In this article, we explain small trust termination in Illinois. We explain how to terminate a small trust in Illinois and discuss small trust termination by agreement of the beneficiaries and small trust termination by court order.
A trust is both a document and a legal entity that can own property separate from its creator. Trusts are created to ensure that assets are distributed to loved ones when an individual passes away. For more information regarding Illinois trusts, see our other article: What is a Trust? | Illinois Trusts Explained.
Difficult economic times can have a negative effect on a trust, causing the trust’s value to significantly decrease or even completely diminish the original purpose of the trust. Trusts often invest in their own assets in forms of cash, bonds, stocks, and real estate, and because these assets are directly related to the present economy, their values can fluctuate. If the values of these assets continue to decrease, the trust earns less money, which means the trust is less likely to be able to pay debts and beneficiaries once it matures.
A trust becomes too small to administer when the trust pays out more than it earns from investments over time, or when the assets of the trust decrease significantly in value. To terminate a trust and distribute the trust estate without a court order, including principal and accrued and undistributed income, the trustee has to determine that the market value of the trust as less than $100,000 and the costs of continuing the trust will substantially impair the accomplishment of the purpose of the trust.
In this scenario, Illinois small trust statutes allow a trustee to alter or terminate a trust that has become too insignificant to administer. A trustee is only allowed to terminate the trust if he or she is not acting against the purpose of the trust and all beneficiaries reach a majority consensus. Outside of these circumstances, trustees are typically never allowed to terminate a trust without a court order.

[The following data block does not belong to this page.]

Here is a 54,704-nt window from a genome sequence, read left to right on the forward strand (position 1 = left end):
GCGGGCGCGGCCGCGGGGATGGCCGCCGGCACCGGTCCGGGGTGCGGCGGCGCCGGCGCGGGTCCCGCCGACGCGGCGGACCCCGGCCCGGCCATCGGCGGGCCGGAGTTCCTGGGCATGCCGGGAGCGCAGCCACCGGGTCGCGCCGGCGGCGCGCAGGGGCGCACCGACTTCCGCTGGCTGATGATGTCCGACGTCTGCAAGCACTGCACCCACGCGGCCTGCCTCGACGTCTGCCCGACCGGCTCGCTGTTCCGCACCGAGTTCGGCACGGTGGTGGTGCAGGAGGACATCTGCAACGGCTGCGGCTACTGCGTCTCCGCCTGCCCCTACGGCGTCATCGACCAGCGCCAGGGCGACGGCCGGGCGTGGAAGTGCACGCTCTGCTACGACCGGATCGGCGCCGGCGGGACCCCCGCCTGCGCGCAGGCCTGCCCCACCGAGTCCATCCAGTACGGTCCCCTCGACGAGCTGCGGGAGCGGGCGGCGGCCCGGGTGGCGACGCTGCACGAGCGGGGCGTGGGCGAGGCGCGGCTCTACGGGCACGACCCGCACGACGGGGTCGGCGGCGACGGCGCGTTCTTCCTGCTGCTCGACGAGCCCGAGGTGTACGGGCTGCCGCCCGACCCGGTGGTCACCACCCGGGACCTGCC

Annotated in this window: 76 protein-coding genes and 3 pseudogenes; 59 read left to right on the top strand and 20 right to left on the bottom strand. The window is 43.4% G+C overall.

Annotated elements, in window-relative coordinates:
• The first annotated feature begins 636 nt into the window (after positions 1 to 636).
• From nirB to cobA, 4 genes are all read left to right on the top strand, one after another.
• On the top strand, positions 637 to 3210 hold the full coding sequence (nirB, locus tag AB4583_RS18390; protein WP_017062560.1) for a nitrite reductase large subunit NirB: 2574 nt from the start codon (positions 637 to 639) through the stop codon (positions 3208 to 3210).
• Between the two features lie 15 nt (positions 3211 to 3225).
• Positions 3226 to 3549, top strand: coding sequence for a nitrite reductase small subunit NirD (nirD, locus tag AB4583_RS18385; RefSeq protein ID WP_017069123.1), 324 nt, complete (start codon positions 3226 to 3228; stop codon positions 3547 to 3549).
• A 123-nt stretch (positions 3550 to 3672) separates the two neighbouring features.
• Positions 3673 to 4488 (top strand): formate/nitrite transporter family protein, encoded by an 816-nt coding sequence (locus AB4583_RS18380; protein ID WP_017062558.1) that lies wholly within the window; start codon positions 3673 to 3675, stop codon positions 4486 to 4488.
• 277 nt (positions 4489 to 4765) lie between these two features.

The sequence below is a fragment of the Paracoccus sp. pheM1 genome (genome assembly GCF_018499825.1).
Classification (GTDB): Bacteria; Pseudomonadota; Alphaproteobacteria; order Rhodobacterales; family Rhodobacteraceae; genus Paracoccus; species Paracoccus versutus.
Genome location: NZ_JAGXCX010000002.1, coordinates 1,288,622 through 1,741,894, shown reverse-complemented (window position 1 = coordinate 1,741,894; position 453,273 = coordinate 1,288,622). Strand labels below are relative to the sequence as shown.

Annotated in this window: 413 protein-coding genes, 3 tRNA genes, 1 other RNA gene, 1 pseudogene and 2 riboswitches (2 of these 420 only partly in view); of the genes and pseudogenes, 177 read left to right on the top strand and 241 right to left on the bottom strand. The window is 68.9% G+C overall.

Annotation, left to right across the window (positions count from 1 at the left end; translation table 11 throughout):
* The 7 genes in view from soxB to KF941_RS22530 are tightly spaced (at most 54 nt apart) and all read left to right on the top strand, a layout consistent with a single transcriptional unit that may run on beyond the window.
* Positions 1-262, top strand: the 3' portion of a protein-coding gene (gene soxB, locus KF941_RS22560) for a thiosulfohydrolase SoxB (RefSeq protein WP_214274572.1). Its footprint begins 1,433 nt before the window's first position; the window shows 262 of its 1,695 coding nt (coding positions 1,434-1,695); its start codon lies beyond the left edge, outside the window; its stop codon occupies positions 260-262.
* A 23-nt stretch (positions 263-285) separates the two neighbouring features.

Once a smaller trust is terminated, remaining trust assets will be distributed to the beneficiaries according to the terms of the trust agreement. The trustee has to give formal notice to the individuals receiving distributions at least 30 days prior to the effective date of the termination. If a particular trustee is an income beneficiary of the trust or is legally obligated to an income beneficiary, that particular trustee cannot participate as a trustee in the termination process. If the trust has one or more co-trustees who are not disqualified from participating in the termination of the trust, the co-trustees may exercise this power.
In some situations, a trust can be terminated by a court order. The Illinois court may intervene in cases where there was an illegality, impracticality, or the trust has expired. If the beneficiaries wish to modify or terminate a trust without the settlor’s approval, they have to go to court and present their case. A judge evaluates the beneficiaries’ potential interests against the trust, and the court will only allow termination if it furthers the settlor’s initial purpose of the trust.
Trusts may also be terminated in situations where any of the following circumstances apply:
For example, perhaps a grandparent left a trust to pay for his or her younger grandchild’s college tuition. After the grandparent passes away, the grandchild is diagnosed with a severe illness or disability and cannot attend college. A court order can convert the trust into a special needs trust, because it would be furthering the settlor’s initial purpose of funding the trust. The trust assets are typically distributed as agreed to by the beneficiaries, but the judge does have the power to determine how the trust assets should be distributed.
If the economy has reduced the value of your trust, or if your trust no longer serves a relevant purpose to your beneficiaries, talk to an attorney. Trust modification or termination may be the best option for you.